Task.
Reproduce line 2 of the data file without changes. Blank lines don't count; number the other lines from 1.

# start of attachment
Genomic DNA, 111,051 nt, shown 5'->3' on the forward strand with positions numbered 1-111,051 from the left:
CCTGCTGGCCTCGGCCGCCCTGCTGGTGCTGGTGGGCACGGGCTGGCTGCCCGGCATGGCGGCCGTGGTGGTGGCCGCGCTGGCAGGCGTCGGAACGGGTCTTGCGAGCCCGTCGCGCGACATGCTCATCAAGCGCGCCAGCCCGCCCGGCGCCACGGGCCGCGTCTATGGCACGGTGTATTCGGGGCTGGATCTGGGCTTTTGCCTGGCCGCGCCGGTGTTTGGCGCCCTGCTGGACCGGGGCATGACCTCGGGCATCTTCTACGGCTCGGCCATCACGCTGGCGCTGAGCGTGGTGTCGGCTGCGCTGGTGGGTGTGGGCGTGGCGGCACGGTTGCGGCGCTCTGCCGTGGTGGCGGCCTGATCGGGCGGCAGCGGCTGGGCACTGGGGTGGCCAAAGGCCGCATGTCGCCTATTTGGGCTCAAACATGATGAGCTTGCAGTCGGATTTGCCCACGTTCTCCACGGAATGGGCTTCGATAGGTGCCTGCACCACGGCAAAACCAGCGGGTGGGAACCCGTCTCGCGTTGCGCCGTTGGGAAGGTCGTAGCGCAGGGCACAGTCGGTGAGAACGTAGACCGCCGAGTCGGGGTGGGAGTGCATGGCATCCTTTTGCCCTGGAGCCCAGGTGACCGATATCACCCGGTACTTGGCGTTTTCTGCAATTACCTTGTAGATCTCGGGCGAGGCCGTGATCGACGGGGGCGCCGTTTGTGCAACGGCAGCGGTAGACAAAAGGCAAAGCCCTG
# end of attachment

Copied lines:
CCTGCTGGCCTCGGCCGCCCTGCTGGTGCTGGTGGGCACGGGCTGGCTGCCCGGCATGGCGGCCGTGGTGGTGGCCGCGCTGGCAGGCGTCGGAACGGGTCTTGCGAGCCCGTCGCGCGACATGCTCATCAAGCGCGCCAGCCCGCCCGGCGCCACGGGCCGCGTCTATGGCACGGTGTATTCGGGGCTGGATCTGGGCTTTTGCCTGGCCGCGCCGGTGTTTGGCGCCCTGCTGGACCGGGGCATGACCTCGGGCATCTTCTACGGCTCGGCCATCACGCTGGCGCTGAGCGTGGTGTCGGCTGCGCTGGTGGGTGTGGGCGTGGCGGCACGGTTGCGGCGCTCTGCCGTGGTGGCGGCCTGATCGGGCGGCAGCGGCTGGGCACTGGGGTGGCCAAAGGCCGCATGTCGCCTATTTGGGCTCAAACATGATGAGCTTGCAGTCGGATTTGCCCACGTTCTCCACGGAATGGGCTTCGATAGGTGCCTGCACCACGGCAAAACCAGCGGGTGGGAACCCGTCTCGCGTTGCGCCGTTGGGAAGGTCGTAGCGCAGGGCACAGTCGGTGAGAACGTAGACCGCCGAGTCGGGGTGGGAGTGCATGGCATCCTTTTGCCCTGGAGCCCAGGTGACCGATATCACCCGGTACTTGGCGTTTTCTGCAATTACCTTGTAGATCTCGGGCGAGGCCGTGATCGACGGGGGCGCCGTTTGTGCAACGGCAGCGGTAGACAAAAGGCAAAGCCCTG